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Accumulation of senescent cells with age is one of the causes of aging. In recent years, the broader scientific community has become convinced of this point, and thus funding is now directed towards many varied investigations of cellular senescence and what to do about it. A young industry has emerged, made up of biotech companies focused on the selective destruction of senescent cells, mostly using small molecule drugs. Since these drugs operate through different mechanisms, tend to be tissue specific, only clear a fraction of senescent cells that varies by tissue, and will thus probably be more effective when combined together, research continues to find ever more senolytic compounds.
Senescent cells are created constantly, either in response to damage or a toxic local environment, or more commonly as the result of a somatic cell reaching the Hayflick limit on cell replication. Senescence is an irreversible state in which cell replication shuts down, and a potent mix of inflammatory signals is secreted. This can be useful in the short term, such as during wound healing, or to put a halt to potentially cancerous cells. Near all senescent cells either self-destruct or are destroyed by the immune system quite quickly. It is the tiny minority to linger that contribute to the aging process, such as by generating an environment of chronic inflammation.
The open access paper here is representative of numerous projects presently underway in the research and development communities, performing screening of small molecules from established databases in search of new senolytics. Some of these searches are more informed by prior investigation of plausible mechanisms than others, but at the end of the day the output is compounds that are then evaluated in detail for their ability to selectively destroy senescent cells. The best of the compounds noted here, fenofibrate, is on a par with navitoclax for selectivity, which is about at the lower level of what might be tolerable as a human therapy. The more off-target cells that are destroyed, the worse the side-effects. This is a starting point, however: other compounds in this category will no doubt be better, or might be engineered to be better.
Increasing evidence about the molecular mechanisms of ageing suggests that many chronic diseases such as osteoarthritis (OA) are associated with the hallmarks of ageing, including cellular senescence and defective autophagy. Accumulation of senescent cells in tissues contributes to age-related diseases. Articular cartilage of patients with OA shows features of senescence. Senescence-associated secretory phenotype (SASP) factors released from chondrocytes, such as pro-inflammatory cytokines and extracellular matrix degrading enzymes, have been identified as major mediators contributing to the development and progression of OA. Similarly, intra-articular injection of senescent cells in mice results in OA-like pathology.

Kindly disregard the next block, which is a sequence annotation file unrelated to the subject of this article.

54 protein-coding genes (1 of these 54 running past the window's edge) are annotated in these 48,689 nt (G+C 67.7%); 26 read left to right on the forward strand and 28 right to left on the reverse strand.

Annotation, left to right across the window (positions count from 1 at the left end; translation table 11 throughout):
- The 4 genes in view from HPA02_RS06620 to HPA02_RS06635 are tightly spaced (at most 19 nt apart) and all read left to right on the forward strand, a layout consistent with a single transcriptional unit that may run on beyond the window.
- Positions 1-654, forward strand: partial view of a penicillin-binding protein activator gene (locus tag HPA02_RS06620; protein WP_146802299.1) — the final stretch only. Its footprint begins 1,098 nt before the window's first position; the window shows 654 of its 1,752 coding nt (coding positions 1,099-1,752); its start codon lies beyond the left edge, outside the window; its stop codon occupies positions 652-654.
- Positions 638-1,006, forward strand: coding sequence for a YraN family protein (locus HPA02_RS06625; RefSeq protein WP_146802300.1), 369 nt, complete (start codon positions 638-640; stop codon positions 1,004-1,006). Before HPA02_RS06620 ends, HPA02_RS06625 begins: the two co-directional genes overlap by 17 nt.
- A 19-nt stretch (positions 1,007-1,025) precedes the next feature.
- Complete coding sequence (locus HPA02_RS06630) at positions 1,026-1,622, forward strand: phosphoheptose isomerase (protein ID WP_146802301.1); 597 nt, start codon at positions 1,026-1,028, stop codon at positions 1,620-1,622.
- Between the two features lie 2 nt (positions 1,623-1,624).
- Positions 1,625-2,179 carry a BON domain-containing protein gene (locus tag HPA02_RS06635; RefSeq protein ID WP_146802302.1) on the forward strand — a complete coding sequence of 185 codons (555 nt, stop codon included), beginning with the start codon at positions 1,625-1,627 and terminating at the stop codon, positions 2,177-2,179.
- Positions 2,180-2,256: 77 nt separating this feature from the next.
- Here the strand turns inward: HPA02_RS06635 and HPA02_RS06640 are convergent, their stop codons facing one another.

Cartilage ageing can be modified by selective elimination of senescent chondrocytes to prevent the detrimental microenvironment changes occurring in joint dysfunction. A major step into the translation of senolytic treatments for OA was demonstrated by the beneficial effects of selective clearance of senescence chondrocytes using the Bcl-2 family inhibitor Navitoclax in animal models. The broad impact of senolytic treatment is also highlighted by the efficacy of dasatinib and quercetin combination in several models of age-related disease, which results in an extension of healthspan and lifespan in mice.
Cellular senescence and autophagy are not only essential for homeostasis but are potential therapeutic targets for age-related diseases. We aim to test this therapeutic hypothesis in preclinical models of OA, where senescence and autophagy play a relevant role. A novel cell-based dual imaging screening assay was developed to identify both senotherapeutics, able to either suppress markers of senescence (senomorphics) or to induce apoptosis of senescent cells (senolytics), and autophagy modulators.
Senotherapeutic molecules with pro-autophagic activity were identified. Fenofibrate (FN), a PPARα agonist used for dyslipidaemias in humans, reduced the number of senescent cells via apoptosis, increased autophagic flux, and protected against cartilage degradation. FN reduced both senescence and inflammation and increased autophagy in both ageing human and OA chondrocytes whereas PPARα knockdown conferred the opposite effect. Moreover, PPARα expression was reduced through both ageing and OA in mice and also in blood and cartilage from knees of OA patients.
Remarkably, in a retrospective study, fibrate treatment improved OA clinical conditions in human patients from the Osteoarthritis Initiative (OAI) Cohort. Blood from the PROspective Osteoarthritis Cohort of A Coruña (PROCOAC) and human cartilage from non-OA and knee OA patients were employed. Levels of PPARα were lower in OA patients compared to non-OA controls. The potential efficacy of PPARα agonists was also evaluated using the Osteoarthritis Initiative (OAI) Cohort. In this cohort, there were 35 fibrate users and 3322 participants not taking fibrates in the selected sample. Using a genetic matching, 35 fibrate users were matched to 35 participants in the control group. Interestingly, the results indicate that fibrate use by time interaction was associated with a statistically significant improvement of self-reported Western Ontario McMaster Osteoarthritis Index (WOMAC) function and WOMAC total scores. There was also a trend towards a decrease in WOMAC pain score. The results suggest that the fibrate use, when compared with non-use, was associated with a yearly decrease in WOMAC.
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